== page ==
There is every reason to be grateful for such a thoughtful entrepreneur as Mabel Suglo, the founder of Eco-shoes in Ghana. Everything about Mabel’s shoe-making business is worth the applause. From her heart to the essence of employing only persons with certain physical limitations to the eco-nature of the business, Mabel stands for everything humanity dreams of.
The business was borne out of the desire to make the lives of persons with disabilities better. By employing them she hopes to change the attitude of people towards the disabled.
Secondly, the Eco-Shoes Project recycles used materials and available African prints to make shoes and accessories.
“I seek to build a community of conscious consumers with a forward-thinking team who believe reusing and recycling can turn trash into treasure.”
Mabel Suglo Business Startup
At the time she started her shoemaking industry, Mabel who is passionate about poverty alleviation was a University student. She started her humanitarian and eco-friendly company in 2013 with 5 people. Choosing to go into the shoe business was not exactly fashion driven. According to her, the inspiration to make shoes came from her grandmother’s experiences.
Mabel’s grandmother suffered leprosy. Thus, she witnessed first hand the discrimination and stigma she had to go through. On a different occasion the young entrepreneur with a heart of gold shared this narration:
“Then one day I went to town, and I saw a disabled man begging for money. One person didn’t give him money, but started telling him that he is good for nothing, useless, and that kind of thing.
“I just watched and had this mental picture of my grandmother. I really saw how we isolate these people. I thought it high time we make them feel welcome in the community.”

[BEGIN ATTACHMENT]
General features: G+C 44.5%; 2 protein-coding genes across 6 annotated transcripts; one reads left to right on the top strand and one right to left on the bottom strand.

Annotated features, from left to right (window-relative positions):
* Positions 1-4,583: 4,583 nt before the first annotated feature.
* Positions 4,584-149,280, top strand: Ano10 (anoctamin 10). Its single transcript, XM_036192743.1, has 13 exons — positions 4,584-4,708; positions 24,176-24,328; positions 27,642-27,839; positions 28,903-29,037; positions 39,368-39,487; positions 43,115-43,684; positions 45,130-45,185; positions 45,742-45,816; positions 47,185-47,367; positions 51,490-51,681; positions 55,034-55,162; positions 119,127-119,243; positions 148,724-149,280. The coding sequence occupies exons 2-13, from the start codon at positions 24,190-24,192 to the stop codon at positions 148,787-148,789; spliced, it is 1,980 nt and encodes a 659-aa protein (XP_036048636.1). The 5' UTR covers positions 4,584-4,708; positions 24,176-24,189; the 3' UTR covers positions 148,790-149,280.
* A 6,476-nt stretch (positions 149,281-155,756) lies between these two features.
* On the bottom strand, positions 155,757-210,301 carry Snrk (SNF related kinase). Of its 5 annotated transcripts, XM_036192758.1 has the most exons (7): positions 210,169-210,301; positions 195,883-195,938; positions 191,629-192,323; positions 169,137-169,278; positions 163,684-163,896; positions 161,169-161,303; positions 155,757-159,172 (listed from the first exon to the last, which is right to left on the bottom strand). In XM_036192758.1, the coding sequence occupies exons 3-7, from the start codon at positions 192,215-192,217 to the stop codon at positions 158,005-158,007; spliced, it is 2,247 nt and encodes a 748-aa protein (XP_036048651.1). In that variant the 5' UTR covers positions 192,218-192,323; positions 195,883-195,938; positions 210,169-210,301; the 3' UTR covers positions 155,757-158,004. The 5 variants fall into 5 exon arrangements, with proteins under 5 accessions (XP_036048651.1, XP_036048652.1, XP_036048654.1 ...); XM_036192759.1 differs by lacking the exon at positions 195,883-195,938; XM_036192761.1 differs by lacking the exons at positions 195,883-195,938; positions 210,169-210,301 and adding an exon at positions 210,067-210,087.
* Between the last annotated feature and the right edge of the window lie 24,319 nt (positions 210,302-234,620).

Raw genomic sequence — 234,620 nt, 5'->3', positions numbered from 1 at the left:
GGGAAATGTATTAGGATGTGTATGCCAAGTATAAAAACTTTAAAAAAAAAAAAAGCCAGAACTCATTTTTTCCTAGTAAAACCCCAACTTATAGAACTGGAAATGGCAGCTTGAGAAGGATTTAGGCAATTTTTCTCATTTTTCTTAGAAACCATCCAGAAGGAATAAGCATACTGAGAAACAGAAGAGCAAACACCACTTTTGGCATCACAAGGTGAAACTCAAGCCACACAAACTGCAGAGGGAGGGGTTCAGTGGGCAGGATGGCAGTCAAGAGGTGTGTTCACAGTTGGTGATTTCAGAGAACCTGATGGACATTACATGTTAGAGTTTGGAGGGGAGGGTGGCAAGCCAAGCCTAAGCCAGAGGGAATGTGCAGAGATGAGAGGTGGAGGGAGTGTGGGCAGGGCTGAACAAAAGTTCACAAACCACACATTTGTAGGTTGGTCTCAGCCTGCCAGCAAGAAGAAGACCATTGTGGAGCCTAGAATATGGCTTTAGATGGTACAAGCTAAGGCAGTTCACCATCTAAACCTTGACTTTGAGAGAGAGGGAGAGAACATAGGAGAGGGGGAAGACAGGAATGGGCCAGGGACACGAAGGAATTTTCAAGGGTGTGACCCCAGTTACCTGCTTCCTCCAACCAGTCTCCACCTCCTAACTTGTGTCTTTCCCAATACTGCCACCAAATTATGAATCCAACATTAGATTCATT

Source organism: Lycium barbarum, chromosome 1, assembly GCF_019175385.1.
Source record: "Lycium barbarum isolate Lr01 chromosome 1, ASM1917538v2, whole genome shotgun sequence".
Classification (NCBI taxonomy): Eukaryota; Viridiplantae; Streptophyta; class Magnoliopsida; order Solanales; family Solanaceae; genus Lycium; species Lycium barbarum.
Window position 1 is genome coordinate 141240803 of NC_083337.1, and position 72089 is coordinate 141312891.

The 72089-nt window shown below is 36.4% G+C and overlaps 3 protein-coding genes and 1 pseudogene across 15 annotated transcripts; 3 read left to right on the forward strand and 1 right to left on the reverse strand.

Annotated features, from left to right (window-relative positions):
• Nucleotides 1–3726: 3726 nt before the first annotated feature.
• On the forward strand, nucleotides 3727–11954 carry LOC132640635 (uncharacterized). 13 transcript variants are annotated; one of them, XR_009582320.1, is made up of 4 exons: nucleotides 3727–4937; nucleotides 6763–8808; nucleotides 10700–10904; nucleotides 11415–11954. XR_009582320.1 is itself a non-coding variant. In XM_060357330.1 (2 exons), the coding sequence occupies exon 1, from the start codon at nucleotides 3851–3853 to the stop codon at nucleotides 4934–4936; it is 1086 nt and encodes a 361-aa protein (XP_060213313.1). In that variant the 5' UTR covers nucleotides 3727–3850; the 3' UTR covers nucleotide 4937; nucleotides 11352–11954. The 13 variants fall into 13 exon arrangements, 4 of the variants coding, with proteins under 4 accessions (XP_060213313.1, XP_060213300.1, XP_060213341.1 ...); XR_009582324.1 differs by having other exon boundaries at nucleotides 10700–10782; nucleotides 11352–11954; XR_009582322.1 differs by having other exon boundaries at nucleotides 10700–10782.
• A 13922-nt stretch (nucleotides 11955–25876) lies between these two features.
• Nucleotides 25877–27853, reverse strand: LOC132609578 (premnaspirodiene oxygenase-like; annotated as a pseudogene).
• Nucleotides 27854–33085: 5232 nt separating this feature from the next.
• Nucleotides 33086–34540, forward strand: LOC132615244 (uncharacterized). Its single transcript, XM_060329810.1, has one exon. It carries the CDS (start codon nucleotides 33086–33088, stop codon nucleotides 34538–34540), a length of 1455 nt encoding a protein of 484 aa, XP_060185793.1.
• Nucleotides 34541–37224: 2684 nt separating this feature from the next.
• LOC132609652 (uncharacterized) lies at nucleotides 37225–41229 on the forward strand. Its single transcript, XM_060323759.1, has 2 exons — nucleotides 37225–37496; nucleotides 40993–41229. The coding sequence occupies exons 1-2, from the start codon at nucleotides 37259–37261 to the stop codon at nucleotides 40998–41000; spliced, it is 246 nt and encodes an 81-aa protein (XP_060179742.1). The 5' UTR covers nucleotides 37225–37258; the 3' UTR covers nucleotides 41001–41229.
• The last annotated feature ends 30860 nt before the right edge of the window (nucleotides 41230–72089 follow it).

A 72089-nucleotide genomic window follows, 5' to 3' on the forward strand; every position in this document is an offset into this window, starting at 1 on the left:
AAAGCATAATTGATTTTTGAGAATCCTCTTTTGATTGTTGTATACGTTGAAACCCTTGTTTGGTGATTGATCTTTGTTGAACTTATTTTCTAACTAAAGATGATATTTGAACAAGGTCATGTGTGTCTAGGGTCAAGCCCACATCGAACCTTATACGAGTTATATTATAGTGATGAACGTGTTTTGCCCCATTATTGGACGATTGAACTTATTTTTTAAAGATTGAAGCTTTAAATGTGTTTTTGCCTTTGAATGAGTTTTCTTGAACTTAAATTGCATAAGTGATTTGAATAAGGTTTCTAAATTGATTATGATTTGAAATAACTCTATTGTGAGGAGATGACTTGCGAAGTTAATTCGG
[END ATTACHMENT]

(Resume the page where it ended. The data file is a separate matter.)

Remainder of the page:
From how people treated her grandmother and some other vulnerable persons like that, Mabel vowed to make life better for those with disabilities.
“So I just walked up to him and I asked him if he could get a job that would pay better than begging, would he be ready to work? And he said yes.”
Mabel wanted to change the perception of these physically limited persons by giving them a purpose; a reason to wake up in the morning and feel useful unlike the impression that the public creates.
Still brainstorming on what to start, Mabel Suglo borrowed a leaf of creativity from her grandmother.
“The idea of using car tyres to make shoes came to mind… My grandmother actually used to wear bits of old car tyres for shoes because she had no toes and no shoes could fit her feet… So she just took a car tyre, cut it into short pieces and tied it with a rope and it worked well. Other farmers did the same too.”
Mabel wishes to build a community of conscious and conscientious consumers who believe, like herself, that by reusing and recycling, they can turn waste into treasure. For a more appealing and commercial product, young entrepreneur sought the help of fashion entrepreneurs. Mabel also partnered with a local school for the disabled.
The institution helped to train these persons with disabilities on how to make shoes from discarded tyres and recycled materials.
In 2015, and at 22 years old, Mabel Suglo won $12,500 as a second runner-up of the Anzisha Prize, Africa’s premier award for young entrepreneurs.
Eco-shoes and accessories are sold through a small distribution network to various retailers across four regions in Ghana. Mabel has plans to launch into the wider market; she anticipates that the artisans will produce 1,000 to 1,500 handbags per year in addition to the shoes that are being made. With the 2015 Anzisha Prize of $12,50, Mabel plans to use the prize money to purchase better machinery to enhance productivity at the Eco-Shoes Project. Her other plans include investing in the creation of an e-commerce site and additional training for her employees, including computer-aided shoe design.
Mable Suglo understands that DISABILITY IS NOT INABILITY thus with her likeable personality, she was easily able to recruit disabled employees when she approached them with dignity and respect and asked if they were willing to try something new if it paid more. Besides the business, she is actively involved in changing attitudes in Ghana.